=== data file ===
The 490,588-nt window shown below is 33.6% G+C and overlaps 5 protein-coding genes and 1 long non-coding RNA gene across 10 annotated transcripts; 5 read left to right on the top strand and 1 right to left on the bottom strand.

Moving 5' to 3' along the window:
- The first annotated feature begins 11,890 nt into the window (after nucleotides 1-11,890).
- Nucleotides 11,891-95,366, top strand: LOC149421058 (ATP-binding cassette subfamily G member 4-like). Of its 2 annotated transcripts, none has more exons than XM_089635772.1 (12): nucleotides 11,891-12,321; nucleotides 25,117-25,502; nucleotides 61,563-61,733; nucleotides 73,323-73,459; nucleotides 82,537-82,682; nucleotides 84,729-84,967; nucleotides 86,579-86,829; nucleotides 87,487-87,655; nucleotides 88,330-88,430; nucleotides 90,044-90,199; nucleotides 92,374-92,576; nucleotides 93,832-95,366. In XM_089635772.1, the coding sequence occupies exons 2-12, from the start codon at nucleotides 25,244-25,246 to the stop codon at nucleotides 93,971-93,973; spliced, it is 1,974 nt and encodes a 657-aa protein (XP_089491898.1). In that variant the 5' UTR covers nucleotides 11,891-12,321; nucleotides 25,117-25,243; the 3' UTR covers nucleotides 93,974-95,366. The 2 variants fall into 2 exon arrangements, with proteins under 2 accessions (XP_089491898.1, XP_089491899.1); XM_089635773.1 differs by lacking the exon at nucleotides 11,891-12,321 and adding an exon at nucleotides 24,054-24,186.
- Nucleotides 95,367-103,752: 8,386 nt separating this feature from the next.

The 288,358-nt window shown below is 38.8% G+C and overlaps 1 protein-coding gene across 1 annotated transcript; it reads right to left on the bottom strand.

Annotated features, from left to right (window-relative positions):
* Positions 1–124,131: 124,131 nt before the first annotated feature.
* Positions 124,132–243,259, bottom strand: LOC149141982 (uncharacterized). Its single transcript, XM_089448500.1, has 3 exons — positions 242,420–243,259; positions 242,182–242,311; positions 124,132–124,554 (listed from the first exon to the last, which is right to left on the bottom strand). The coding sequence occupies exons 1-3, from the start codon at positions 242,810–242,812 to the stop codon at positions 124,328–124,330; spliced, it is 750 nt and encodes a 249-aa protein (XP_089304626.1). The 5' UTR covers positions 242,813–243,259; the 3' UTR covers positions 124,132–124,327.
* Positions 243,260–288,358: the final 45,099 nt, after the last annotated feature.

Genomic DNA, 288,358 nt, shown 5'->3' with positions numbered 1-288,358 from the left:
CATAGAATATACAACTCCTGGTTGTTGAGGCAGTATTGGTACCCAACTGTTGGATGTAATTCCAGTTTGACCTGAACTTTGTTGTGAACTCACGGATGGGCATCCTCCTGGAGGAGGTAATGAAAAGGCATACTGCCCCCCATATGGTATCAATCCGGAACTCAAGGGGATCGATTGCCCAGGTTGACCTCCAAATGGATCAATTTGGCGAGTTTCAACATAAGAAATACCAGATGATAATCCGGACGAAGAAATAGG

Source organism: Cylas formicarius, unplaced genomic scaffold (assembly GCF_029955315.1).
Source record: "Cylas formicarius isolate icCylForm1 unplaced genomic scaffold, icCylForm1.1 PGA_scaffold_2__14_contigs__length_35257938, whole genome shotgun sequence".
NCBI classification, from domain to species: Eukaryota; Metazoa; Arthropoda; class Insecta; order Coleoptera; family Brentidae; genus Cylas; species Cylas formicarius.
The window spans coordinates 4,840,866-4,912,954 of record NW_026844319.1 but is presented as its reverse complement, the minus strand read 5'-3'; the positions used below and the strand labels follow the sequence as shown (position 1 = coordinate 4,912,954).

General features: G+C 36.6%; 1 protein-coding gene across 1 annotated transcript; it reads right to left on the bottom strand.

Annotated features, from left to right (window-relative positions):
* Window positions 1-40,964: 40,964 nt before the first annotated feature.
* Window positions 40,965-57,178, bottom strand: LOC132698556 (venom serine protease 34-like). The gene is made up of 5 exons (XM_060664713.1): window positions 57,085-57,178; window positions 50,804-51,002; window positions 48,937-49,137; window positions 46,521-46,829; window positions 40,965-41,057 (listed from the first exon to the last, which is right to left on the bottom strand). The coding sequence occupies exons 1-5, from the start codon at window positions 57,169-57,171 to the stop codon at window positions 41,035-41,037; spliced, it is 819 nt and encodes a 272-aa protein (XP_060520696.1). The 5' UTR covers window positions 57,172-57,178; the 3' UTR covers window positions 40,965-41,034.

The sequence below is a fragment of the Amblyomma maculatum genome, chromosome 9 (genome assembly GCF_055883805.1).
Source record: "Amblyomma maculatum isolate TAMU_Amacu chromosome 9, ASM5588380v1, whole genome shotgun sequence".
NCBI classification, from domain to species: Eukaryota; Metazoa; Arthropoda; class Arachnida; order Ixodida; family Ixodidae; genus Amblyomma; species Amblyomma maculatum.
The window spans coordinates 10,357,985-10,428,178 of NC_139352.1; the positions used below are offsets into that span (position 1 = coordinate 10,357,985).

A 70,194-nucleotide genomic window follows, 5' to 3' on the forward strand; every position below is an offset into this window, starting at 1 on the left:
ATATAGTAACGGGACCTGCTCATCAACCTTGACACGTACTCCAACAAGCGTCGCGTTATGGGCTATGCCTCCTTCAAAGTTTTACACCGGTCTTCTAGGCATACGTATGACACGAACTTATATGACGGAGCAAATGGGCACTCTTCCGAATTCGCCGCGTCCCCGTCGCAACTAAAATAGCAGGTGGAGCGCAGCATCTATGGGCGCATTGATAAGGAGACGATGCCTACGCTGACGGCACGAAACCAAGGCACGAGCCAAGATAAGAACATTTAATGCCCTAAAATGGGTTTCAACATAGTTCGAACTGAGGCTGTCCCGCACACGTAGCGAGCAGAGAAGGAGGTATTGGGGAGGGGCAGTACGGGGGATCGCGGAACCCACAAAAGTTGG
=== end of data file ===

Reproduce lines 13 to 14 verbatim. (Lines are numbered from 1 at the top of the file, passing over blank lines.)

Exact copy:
Source organism: Cylas formicarius, unplaced genomic scaffold (assembly GCF_029955315.1).
Source record: "Cylas formicarius isolate icCylForm1 unplaced genomic scaffold, icCylForm1.1 PGA_scaffold_2__14_contigs__length_35257938, whole genome shotgun sequence".